Trading vs Investing, Is there a Difference?

If you are looking for ways to generate income, you might be thinking about stock trading or investing. To know which one is best for you, you might want to look at the difference between the two. 

The focus and timing are the main differences

Stock traders aim for short-term gain. They buy and sell stocks within days or even minutes, with a focus on the share price. They are interested in the evolution of the stock and how they can profit from it.
Investors, on the other hand, have a long-term gain objective. They buy stocks and often keep them through the market’s ups and downs. They also reinvest dividends and profits into additional shares. Their focus is on a company’s potential for long-term growth.

Trading and investing have different approaches to protection

Financial Market Environment & Investment Strategies

Image via Flickr by BuzzUdemy

Trading uses stop-loss orders. The idea is to close out at a pre-determined price before it goes down. Investing keeps positions during downtrends with the expectation of recovering the losses when prices go back up.

Different categories of traders

You can categorize traders by the length of time they hold onto their positions before selling them off. Scalp traders, for example, hold on to securities for only a few seconds. Day traders don’t keep positions overnight.
Swing traders can usually hold positions two to six days before selling. They use a more long-form approach to trading. Swing trading aims to identify a trend and find gains within it and can lead to substantial annual profits.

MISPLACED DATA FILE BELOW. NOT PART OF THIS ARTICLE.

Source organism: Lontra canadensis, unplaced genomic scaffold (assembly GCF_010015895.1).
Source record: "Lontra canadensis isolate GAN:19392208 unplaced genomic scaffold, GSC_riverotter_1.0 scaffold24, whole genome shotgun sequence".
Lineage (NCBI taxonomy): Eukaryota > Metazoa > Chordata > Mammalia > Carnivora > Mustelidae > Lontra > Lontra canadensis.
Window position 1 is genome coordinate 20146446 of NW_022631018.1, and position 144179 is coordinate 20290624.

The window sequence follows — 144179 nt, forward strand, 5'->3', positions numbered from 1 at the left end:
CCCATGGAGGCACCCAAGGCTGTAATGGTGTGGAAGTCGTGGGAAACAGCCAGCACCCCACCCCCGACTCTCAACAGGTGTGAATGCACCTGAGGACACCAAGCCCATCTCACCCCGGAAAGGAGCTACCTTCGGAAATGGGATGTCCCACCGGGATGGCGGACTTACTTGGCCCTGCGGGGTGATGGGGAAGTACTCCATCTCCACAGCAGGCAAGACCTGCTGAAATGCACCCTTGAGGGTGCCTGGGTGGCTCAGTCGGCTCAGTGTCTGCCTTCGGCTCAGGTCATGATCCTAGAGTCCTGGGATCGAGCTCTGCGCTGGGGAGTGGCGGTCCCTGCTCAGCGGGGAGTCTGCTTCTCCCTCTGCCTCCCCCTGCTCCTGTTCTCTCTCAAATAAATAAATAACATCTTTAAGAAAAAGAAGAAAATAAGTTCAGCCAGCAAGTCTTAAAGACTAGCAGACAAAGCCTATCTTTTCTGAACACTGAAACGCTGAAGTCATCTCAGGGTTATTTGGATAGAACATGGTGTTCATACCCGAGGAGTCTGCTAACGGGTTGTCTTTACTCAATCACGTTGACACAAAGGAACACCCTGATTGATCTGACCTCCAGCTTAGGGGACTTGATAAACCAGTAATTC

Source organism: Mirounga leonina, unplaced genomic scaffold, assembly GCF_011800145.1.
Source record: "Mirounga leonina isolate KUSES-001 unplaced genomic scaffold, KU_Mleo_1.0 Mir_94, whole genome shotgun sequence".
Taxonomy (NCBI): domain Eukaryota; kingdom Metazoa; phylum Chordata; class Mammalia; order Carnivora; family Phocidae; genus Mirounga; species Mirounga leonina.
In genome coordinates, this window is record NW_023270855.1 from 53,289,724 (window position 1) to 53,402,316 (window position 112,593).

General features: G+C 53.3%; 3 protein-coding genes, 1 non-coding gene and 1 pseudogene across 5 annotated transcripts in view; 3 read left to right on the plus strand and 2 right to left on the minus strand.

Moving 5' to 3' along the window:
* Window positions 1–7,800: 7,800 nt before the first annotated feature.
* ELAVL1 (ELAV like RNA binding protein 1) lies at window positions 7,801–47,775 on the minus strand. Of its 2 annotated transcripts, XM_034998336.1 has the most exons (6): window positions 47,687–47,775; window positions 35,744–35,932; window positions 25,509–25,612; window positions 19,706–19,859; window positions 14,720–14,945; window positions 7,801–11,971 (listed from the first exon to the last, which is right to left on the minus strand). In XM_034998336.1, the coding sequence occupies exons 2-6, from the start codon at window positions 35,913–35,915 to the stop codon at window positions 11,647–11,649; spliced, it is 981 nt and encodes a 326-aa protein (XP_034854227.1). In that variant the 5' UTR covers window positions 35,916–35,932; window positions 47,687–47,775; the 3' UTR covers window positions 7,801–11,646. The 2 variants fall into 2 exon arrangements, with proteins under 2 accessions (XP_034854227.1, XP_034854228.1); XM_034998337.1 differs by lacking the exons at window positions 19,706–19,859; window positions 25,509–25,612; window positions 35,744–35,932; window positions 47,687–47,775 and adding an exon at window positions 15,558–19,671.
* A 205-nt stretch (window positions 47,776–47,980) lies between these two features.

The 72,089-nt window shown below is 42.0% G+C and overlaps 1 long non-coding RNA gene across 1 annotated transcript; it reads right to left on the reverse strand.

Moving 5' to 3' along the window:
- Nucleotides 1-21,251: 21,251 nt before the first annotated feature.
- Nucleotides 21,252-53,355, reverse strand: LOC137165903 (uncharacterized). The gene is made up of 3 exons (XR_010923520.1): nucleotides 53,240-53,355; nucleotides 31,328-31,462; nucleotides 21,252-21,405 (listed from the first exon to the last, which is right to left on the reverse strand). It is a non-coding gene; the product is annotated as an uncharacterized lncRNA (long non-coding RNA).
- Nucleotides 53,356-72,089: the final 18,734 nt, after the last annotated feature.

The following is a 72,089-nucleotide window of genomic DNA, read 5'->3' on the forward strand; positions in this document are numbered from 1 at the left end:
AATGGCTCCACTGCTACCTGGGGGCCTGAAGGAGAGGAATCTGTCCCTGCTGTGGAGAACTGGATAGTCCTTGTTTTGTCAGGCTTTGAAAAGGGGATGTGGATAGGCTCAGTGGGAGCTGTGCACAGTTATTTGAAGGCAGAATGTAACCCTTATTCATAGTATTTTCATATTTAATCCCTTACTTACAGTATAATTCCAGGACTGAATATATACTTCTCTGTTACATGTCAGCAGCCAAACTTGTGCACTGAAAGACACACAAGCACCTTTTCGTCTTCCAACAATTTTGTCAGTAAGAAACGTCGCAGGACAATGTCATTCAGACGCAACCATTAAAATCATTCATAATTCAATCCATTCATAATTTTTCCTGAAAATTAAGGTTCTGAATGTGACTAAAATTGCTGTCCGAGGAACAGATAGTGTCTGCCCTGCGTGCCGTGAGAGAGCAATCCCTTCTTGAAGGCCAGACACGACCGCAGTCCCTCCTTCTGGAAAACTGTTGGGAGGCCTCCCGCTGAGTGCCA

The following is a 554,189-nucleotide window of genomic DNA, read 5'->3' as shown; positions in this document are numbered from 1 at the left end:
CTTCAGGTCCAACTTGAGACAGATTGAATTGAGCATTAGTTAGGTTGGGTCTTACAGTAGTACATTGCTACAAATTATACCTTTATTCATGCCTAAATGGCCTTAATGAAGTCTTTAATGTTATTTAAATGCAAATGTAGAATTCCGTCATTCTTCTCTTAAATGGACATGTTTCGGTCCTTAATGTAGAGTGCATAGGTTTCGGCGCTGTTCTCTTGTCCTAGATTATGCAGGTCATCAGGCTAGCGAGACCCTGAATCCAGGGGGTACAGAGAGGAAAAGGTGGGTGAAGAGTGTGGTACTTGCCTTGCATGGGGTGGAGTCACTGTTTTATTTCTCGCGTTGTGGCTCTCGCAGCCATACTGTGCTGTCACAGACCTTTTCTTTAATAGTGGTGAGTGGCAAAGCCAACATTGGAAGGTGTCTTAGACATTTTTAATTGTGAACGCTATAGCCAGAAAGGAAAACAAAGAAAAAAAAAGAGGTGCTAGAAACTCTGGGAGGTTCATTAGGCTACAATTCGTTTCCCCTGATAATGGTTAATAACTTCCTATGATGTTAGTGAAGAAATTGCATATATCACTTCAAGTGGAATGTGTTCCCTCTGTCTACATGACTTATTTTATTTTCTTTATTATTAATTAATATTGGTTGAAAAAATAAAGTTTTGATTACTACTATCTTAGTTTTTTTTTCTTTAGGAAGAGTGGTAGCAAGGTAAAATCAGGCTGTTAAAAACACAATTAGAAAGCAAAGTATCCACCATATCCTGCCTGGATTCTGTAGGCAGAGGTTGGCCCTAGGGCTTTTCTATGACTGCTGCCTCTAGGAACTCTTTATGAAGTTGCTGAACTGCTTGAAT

Trading or investing?

There are different things you can consider to decide which one is best for you.

  • Profit goal. For a short-term return, trading is the way to go. If you have a long-term vision, investing is.
  • Time. Investing requires a lot of patience and some research. But if you chose the right investments, you might get the chance to let the investment work for you. Trading is more time demanding. It requires hours to study charts and graphs, continually monitoring your returns.
  • Taxes and fees. The capital gains tax is applied to any capital gain, and there are fees applicable for each trade. Trading involves much buying and selling, so more costs too. Long-term capital gains are taxed at a lower rate than short terms gains.
  • Risk. In trading, the risk involved is higher than in investing. If the market drops in minutes before the trader had a chance to sell, he can find himself at loss. Long term investments, on the contrary, allow the investor to hold on to his positions until the market rebounds before selling.
     

Trading and investing can both bring returns or losses. Traders take advantage of the market conditions to buy or sell their positions on stocks over a short period and earn many but smaller profits. Investors buy and hold stocks with the objective of more significant returns over a more extended period. To decide which one is best for you, you should consider the one you are more comfortable doing. 

David Jackson

David is a personal finance expert, a professional male model, and an entertainment writer.